We spent a lot of time on the Poudre River this summer. Now that school has started up again, I've gone through my photos and pulled out some of the ones of our times at the river both before and after "the ashing." Though the High Park Fire happened throughout June, the first ashing didn't happen until the first week of July when we finally got a bit of rain.
This frog hung out the whole time we were at the river one day. You can see how clear the water still was at this point. The next time I came back, the spot where this frog had been sitting was nothing but black muck.
We'd bike to the river with these floaties in tow. There were occasional dicey moments when the floaties would catch the wind and fly up into our faces or try to yank us off of our bikes. But the risk was well worth it. We'd arrive at the river, stake a claim along the "beach" (which is really just a dryer section of river rock), and then head upstream with our floaties. I usually got into the water by the Whitcomb bridge. (I don't know if that's what it's called, but if you look at a map of the city, the bridge is about where Whitcomb would hit the river if it kept going straight north. In old maps of the city, it looks like they expected Whitcomb to one day do exactly that.)
The kids liked to go further up river. I think they walked to about where Shields is. Depending on how much water there was and how fast it was flowing, it could sometimes take a pretty long time to walk all the way up and then float back down. I generally ended up watching our stuff at that point. And I'd read a book or take photos of stuff.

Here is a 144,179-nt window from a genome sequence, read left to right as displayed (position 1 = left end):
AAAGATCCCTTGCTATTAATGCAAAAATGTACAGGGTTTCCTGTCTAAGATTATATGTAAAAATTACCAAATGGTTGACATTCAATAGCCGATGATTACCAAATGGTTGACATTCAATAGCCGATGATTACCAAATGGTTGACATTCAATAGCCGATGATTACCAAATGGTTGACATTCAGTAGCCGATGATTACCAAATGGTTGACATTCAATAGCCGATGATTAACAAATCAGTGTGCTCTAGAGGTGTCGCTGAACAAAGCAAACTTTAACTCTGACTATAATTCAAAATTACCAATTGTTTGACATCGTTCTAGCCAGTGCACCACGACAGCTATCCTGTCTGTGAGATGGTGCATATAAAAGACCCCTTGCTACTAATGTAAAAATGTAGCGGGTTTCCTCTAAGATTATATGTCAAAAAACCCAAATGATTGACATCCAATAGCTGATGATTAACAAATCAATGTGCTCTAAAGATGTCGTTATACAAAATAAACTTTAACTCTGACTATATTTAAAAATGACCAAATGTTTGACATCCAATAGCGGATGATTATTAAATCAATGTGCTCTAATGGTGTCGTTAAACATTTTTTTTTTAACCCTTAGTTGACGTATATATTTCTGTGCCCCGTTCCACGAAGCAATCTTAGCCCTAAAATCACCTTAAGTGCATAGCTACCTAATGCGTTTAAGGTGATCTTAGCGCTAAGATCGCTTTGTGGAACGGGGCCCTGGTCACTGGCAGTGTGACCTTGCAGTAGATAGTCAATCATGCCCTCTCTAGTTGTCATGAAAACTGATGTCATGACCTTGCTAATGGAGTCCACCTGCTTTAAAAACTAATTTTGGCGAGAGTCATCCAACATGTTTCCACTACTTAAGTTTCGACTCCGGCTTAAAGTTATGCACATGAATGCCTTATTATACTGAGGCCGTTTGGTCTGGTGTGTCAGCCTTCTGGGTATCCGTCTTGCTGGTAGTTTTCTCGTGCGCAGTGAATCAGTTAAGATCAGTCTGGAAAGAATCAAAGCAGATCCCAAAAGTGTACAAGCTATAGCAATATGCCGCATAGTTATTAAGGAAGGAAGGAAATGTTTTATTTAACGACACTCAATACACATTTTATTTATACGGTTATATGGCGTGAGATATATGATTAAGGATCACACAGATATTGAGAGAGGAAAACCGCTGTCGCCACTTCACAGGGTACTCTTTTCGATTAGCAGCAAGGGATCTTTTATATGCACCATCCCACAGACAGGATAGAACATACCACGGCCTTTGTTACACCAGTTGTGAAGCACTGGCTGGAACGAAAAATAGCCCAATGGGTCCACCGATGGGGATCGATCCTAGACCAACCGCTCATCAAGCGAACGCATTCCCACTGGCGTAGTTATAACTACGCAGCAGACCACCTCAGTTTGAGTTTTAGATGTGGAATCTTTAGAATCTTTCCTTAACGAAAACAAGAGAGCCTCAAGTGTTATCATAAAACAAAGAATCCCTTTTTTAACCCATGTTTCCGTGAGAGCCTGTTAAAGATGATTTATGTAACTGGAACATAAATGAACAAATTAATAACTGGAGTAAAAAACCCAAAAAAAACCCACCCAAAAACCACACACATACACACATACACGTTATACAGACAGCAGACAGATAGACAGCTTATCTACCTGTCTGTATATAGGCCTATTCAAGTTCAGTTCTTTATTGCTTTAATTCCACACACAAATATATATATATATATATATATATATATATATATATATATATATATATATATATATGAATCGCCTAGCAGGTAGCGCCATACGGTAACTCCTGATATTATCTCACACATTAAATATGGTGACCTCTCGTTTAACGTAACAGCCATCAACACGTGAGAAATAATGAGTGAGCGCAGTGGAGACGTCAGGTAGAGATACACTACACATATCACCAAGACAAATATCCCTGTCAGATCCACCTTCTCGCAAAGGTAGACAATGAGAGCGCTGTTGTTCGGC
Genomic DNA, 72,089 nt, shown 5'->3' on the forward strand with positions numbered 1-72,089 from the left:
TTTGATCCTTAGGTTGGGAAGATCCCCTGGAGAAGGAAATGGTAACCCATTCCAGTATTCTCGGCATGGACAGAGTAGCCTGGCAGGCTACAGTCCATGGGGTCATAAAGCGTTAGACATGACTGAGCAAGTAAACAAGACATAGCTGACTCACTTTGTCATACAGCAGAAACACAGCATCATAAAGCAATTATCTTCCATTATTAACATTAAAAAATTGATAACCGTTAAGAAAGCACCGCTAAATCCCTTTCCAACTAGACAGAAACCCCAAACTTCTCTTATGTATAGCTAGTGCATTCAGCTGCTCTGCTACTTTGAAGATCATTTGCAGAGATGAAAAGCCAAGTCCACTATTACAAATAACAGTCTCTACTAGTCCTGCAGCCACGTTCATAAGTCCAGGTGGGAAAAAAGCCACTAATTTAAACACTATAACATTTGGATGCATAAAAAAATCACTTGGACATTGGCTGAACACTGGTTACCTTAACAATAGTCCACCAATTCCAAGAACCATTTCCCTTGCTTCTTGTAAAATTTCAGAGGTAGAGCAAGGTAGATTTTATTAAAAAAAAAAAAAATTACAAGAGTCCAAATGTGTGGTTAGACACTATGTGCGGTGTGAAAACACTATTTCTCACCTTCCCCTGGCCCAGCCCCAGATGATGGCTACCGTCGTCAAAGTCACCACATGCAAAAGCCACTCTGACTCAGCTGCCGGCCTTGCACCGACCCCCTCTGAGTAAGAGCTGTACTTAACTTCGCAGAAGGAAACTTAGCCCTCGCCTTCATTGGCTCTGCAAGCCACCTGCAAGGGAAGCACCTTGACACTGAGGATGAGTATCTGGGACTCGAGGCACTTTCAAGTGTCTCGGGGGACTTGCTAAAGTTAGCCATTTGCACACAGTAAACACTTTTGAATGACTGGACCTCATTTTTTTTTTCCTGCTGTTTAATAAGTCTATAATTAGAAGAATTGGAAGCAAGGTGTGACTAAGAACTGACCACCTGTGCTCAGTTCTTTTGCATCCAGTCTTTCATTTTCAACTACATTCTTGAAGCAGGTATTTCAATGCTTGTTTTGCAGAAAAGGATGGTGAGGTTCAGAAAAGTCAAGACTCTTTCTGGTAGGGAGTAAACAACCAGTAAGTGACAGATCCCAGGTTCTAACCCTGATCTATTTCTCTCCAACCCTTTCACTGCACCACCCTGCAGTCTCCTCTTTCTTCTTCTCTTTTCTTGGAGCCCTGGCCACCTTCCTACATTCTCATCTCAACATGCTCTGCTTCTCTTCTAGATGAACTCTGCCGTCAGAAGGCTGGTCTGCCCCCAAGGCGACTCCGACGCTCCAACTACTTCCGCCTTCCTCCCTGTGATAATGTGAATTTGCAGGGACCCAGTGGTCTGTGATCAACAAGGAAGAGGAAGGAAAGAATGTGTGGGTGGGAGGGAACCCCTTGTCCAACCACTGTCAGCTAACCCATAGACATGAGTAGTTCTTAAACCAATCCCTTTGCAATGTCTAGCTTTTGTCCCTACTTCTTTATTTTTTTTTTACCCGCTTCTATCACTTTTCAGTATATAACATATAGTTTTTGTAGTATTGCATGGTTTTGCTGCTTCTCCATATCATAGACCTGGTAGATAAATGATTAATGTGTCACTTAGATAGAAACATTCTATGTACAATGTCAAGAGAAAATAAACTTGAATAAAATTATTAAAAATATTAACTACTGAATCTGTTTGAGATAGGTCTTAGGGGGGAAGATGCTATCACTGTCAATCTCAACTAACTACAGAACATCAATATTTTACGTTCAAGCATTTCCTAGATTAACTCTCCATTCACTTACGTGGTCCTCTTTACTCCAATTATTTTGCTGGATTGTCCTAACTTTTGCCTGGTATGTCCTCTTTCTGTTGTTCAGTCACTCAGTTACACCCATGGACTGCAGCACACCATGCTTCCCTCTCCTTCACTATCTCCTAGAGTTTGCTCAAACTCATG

There's a lot of folks who use the river as their summer hang out spot. I saw several kids I knew through one or the other of the kids' schools. And we ran in to an old house mate and his wife one day (and their two dogs that we had never met). The river draws a diverse crowd. I saw people from the age of about 2, up to folks probably in their 50s or 60s. A lot of the families that swim about at the beaches are hispanic, and a lot of the folks that float downriver are white, often college aged. There was an Asian family one day. (Just one. Hey, this is Fort Collins.) And I didn't see any Arabs or Africans. But still, I'd say hanging at the river is probably one of the most diverse places to be in the city (besides in the schools. But that's a whole 'nother story.)
These folks were swimming near the Hickory Spur bridge. There used to be a really nice rope swing / jumping in spot on the east side of the bridge. But the branch it was attached to came down in one of the weird early snowfalls last autumn. So it was removed. Someone tied a new rope on to a tree on the west side of this bridge, but the water really isn't deep enough there to be jumping in. Finally someone added a rope to the tree near the "beach" where we like to hang out. It gets somewhere around 6 - 10 feet deep right there, so it's perfect for flinging yourself off on a rope into the river.
One day when I was waiting for the kids to float back down the river, I took a zillion photos of these little fish. They were probably 2 to 3 inches long and where hanging out near my feet. It didn't look like they were eating anything. They just seemed to like the area.
This is how the river looked after the ashing. Anna found a burnt hunk of wood several inches across at one point. The ashes in the water didn't seem to affect the kids. The flakes just floated around them as they swam. But it seems to me like the ashes would change the ph of the water and affect the little fishies that I'd seen in previous visits. (I never saw the little fishies after that, so I don't know what became of them. I didn't see little floaty bodies either. So maybe they just moved on?)